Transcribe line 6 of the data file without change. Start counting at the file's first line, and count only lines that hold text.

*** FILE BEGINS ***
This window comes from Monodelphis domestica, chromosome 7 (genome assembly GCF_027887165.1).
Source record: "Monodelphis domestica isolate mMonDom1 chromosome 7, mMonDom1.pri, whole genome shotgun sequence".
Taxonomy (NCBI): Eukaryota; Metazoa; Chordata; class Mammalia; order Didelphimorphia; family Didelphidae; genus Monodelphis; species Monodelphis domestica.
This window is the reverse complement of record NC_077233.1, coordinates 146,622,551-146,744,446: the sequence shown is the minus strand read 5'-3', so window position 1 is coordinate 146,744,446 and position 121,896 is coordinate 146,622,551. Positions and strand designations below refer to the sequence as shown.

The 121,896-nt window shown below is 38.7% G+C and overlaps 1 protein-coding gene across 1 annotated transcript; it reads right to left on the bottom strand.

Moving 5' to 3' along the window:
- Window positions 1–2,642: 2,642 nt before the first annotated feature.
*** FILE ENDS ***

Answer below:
Moving 5' to 3' along the window: